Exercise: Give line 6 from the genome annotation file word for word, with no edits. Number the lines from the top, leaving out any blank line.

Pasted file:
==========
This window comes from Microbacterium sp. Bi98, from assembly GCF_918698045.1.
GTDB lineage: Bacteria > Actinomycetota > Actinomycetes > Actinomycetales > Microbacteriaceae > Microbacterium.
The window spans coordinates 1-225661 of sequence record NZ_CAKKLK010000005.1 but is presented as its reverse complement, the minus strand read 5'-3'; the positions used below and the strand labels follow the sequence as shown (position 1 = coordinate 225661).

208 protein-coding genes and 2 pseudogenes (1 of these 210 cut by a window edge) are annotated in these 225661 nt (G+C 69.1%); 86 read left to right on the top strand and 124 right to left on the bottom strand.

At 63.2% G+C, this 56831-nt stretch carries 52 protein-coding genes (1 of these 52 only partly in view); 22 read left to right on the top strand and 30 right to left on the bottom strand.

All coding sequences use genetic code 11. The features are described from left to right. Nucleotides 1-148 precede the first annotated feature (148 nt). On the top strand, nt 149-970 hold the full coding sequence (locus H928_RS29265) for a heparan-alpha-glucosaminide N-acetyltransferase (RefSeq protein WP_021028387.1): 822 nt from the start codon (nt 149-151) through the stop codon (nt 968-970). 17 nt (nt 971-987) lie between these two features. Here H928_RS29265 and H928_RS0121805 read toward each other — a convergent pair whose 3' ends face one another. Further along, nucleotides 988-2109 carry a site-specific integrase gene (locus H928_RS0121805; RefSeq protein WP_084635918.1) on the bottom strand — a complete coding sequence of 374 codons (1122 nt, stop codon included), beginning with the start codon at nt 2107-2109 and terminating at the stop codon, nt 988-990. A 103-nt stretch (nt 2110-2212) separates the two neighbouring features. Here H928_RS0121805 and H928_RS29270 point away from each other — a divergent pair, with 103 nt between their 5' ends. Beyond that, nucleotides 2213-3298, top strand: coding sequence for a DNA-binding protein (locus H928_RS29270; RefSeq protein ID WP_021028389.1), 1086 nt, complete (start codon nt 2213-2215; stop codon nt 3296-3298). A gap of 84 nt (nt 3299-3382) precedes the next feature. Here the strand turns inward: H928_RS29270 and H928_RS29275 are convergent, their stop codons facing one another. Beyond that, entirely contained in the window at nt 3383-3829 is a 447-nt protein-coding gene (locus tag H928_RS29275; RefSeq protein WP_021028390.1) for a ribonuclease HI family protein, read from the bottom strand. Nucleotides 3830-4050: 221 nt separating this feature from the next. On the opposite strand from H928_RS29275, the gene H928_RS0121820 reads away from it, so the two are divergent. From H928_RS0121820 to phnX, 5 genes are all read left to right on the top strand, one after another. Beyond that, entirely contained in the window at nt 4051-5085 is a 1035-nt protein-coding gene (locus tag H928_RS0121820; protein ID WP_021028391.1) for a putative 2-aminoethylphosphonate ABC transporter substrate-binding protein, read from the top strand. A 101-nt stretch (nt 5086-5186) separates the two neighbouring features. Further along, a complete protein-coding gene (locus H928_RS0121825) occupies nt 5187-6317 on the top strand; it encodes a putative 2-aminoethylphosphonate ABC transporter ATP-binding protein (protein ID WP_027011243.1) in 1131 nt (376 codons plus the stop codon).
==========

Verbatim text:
All coding sequences use genetic code 11. The features are described from left to right. Nucleotides 1-148 precede the first annotated feature (148 nt). On the top strand, nt 149-970 hold the full coding sequence (locus H928_RS29265) for a heparan-alpha-glucosaminide N-acetyltransferase (RefSeq protein WP_021028387.1): 822 nt from the start codon (nt 149-151) through the stop codon (nt 968-970). 17 nt (nt 971-987) lie between these two features. Here H928_RS29265 and H928_RS0121805 read toward each other — a convergent pair whose 3' ends face one another. Further along, nucleotides 988-2109 carry a site-specific integrase gene (locus H928_RS0121805; RefSeq protein WP_084635918.1) on the bottom strand — a complete coding sequence of 374 codons (1122 nt, stop codon included), beginning with the start codon at nt 2107-2109 and terminating at the stop codon, nt 988-990. A 103-nt stretch (nt 2110-2212) separates the two neighbouring features. Here H928_RS0121805 and H928_RS29270 point away from each other — a divergent pair, with 103 nt between their 5' ends. Beyond that, nucleotides 2213-3298, top strand: coding sequence for a DNA-binding protein (locus H928_RS29270; RefSeq protein ID WP_021028389.1), 1086 nt, complete (start codon nt 2213-2215; stop codon nt 3296-3298). A gap of 84 nt (nt 3299-3382) precedes the next feature. Here the strand turns inward: H928_RS29270 and H928_RS29275 are convergent, their stop codons facing one another. Beyond that, entirely contained in the window at nt 3383-3829 is a 447-nt protein-coding gene (locus tag H928_RS29275; RefSeq protein WP_021028390.1) for a ribonuclease HI family protein, read from the bottom strand. Nucleotides 3830-4050: 221 nt separating this feature from the next. On the opposite strand from H928_RS29275, the gene H928_RS0121820 reads away from it, so the two are divergent. From H928_RS0121820 to phnX, 5 genes are all read left to right on the top strand, one after another. Beyond that, entirely contained in the window at nt 4051-5085 is a 1035-nt protein-coding gene (locus tag H928_RS0121820; protein ID WP_021028391.1) for a putative 2-aminoethylphosphonate ABC transporter substrate-binding protein, read from the top strand. A 101-nt stretch (nt 5086-5186) separates the two neighbouring features. Further along, a complete protein-coding gene (locus H928_RS0121825) occupies nt 5187-6317 on the top strand; it encodes a putative 2-aminoethylphosphonate ABC transporter ATP-binding protein (protein ID WP_027011243.1) in 1131 nt (376 codons plus the stop codon).